Genetics allows us to confirm the picture we have that is DNA is preserved with modification so any eye for example that evolved in another animal would not need to evolve in the same part of this chromosome or that it could be nestled between this bit of DNA on one side and another on the other the common ancestor and this placement is likely to be true in cousins eg. apes, monkeys and humans would be expected (if evolution is true) to have their eye genes in much the same location. They do. Squid eye genes will probably look different and may be in a very different location with other genes around either side, other molluscs like octopus would then have their eye genes in the same place surrounded by similar genes. So that is the connection multiple threads of evidence confirming each other.

    Hope this helps

    • In reply to #8 by Reckless Monkey:

      Excellent explanation!

      For those unclear about the definition:

      http://www.biology-online.org/dictionary/Homology

      Homology – Definition

      noun, plural: homologies

      (1) A degree of similarity, as in position or structure, and that may indicate a common origin; a correspondence of structure

      (2) (evolutionary biology) A state of similarity in structure and anatomical position but not necessarily in function between different organisms indicating a common ancestry or evolutionary origin

      (3) (genetics) A condition denoting to the pair of chromosomes having corresponding genes for a particular trait or characteristic

  4. Reckless Monkey nails it. Hey reckless, you saved me a whole lotta typing! The structures raise awesome evidence and then the genes underlying those structures seal the deal (when they are sequenced and the sequences compared)…
    Nice job!

  5. Thank you for your answers. For the record i’m an atheist and i find the idea of creationism silly. And the reason this is my only post is because I only joined this page a few days ago. But maybe i should have been more clear about my motives. Sorry if my question sounded stupid to some of you but i would rather ask a 100 stupid questions than give anyone an answer that i can’t defend.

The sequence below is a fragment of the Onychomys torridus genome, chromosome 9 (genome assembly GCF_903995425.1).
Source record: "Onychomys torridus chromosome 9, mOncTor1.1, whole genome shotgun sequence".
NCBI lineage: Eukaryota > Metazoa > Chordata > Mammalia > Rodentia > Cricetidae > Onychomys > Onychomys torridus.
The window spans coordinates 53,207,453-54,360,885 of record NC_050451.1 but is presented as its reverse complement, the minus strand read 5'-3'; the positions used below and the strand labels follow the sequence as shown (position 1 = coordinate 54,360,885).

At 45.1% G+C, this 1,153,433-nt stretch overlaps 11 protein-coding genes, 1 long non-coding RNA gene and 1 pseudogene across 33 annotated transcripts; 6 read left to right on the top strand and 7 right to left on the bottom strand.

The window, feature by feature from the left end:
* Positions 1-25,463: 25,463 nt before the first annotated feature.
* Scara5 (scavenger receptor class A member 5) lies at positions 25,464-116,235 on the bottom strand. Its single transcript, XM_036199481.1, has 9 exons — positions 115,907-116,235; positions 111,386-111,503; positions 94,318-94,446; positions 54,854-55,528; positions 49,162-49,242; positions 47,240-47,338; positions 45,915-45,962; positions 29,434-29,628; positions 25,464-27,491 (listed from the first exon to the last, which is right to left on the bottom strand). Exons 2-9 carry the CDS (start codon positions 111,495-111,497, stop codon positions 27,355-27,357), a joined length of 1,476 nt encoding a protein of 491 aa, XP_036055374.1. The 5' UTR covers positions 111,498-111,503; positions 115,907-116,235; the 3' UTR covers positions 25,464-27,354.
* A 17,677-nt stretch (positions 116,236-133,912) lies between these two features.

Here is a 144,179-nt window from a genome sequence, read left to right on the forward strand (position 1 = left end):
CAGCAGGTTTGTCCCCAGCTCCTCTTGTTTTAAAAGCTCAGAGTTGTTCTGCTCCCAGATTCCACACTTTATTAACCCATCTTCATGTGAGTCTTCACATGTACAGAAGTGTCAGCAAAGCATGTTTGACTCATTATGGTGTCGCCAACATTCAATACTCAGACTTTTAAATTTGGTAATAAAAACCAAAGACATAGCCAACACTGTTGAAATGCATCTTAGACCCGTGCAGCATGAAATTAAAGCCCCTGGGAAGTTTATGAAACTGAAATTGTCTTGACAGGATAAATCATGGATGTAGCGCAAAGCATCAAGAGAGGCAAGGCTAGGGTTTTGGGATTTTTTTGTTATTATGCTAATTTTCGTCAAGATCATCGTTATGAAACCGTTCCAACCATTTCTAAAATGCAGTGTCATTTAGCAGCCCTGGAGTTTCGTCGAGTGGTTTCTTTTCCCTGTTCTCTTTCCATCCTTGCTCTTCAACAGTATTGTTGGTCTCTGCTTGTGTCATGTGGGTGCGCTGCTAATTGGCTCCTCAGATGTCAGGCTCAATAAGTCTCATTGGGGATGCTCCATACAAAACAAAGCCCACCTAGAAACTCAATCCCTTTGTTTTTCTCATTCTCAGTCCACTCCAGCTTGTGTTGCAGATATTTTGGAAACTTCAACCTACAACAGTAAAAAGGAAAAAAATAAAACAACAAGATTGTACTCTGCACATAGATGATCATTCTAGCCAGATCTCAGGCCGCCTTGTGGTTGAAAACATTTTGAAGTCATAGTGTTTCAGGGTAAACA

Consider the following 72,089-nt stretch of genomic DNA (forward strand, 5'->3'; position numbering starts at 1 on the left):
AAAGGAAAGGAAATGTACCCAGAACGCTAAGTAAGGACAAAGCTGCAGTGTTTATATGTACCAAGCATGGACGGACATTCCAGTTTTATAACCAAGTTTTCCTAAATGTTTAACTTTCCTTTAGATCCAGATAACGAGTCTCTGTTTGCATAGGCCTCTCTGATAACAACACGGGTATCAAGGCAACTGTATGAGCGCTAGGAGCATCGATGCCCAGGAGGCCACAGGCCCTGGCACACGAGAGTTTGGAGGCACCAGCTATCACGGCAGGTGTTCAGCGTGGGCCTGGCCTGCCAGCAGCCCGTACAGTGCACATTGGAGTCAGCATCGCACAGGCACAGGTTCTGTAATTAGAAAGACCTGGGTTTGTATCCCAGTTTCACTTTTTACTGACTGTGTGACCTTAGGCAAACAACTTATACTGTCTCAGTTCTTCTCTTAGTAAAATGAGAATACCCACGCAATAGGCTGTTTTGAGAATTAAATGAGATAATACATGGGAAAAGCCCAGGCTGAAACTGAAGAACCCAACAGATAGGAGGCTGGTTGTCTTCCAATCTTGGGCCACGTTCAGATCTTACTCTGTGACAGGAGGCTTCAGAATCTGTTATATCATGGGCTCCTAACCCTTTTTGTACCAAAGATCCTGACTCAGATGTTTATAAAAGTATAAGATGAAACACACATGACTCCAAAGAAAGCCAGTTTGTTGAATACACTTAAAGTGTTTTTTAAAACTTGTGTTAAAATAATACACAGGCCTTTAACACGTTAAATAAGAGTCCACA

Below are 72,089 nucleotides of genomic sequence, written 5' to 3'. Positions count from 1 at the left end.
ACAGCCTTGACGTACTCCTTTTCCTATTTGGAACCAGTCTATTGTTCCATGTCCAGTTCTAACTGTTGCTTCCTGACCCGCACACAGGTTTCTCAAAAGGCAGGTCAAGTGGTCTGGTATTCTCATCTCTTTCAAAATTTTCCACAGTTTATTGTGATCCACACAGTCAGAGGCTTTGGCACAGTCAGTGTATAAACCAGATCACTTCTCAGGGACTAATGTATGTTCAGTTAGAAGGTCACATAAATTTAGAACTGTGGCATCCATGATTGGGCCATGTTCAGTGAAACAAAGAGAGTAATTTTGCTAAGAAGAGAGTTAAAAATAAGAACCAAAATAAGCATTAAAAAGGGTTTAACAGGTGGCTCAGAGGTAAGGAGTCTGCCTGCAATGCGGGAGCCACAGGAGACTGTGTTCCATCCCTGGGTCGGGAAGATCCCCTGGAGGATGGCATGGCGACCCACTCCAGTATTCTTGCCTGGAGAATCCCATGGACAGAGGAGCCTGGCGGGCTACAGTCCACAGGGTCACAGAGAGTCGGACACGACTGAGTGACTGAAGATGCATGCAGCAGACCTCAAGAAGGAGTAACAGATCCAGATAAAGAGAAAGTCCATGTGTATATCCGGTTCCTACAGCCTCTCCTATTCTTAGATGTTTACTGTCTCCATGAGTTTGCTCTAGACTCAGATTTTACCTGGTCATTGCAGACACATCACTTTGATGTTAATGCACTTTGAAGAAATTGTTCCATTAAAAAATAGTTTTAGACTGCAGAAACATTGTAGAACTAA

• In reply to #11 by kaloskm:

      Thank you for your answers. For the record i’m an atheist and i find the idea of creationism silly. And the reason this is my only post is because I only joined this page a few days ago.

      Welcome!

      Stick around and ask searching questions. It’s the way to learn!
      There are lots of knowledgeable people posting here, so it is only know-it-all creationists who learn nothing from these discussions.

      BTW: – You will have to excuse some posters who are suspicious, having had creationists trying to mislead them by posing as atheists in earlier discussions.

    • Glad you’re not a creationist! It’s not that anyone thinks your question is stupid, just that there have been several ‘I’m an atheist but…’ discussions recently which were clearly not sincere. I hope your question was answered to your satisfaction.

      In reply to #11 by kaloskm:

      Thank you for your answers. For the record i’m an atheist and i find the idea of creationism silly. And the reason this is my only post is because I only joined this page a few days ago. But maybe i should have been more clear about my motives. Sorry if my question sounded stupid to some of you but…

      • Replying to 14
        I don’t understand the obsession with “trolling” which I’ve frequently noted since first posting a few months ago. If an idea is sufficiently interesting or provocative to merit discussion, who cares what the motives are of the person who raises the issue? There are some excellent, very well-informed and lucid atheist/scientific minds who post here and, if there have been insincere contributions, no “creationist” or similar has made any headway at all that I’ve noticed. If the points are dull, obvious or have been much-debated already, why not ignore them or refer the poster to previous threads! I suggest that those are adequate responses to points which don’t merit fresh debate and those which do can be debated entirely irrespective of the motives of the person who raises them. I’m unable to work out what there is to fear from “trolls” who haven’t yet displayed any ability to disrupt RDFRS and, as far as I can see, do more good than harm if they offer worthwhile challenges. In reply to #14 by Archaic Torso:*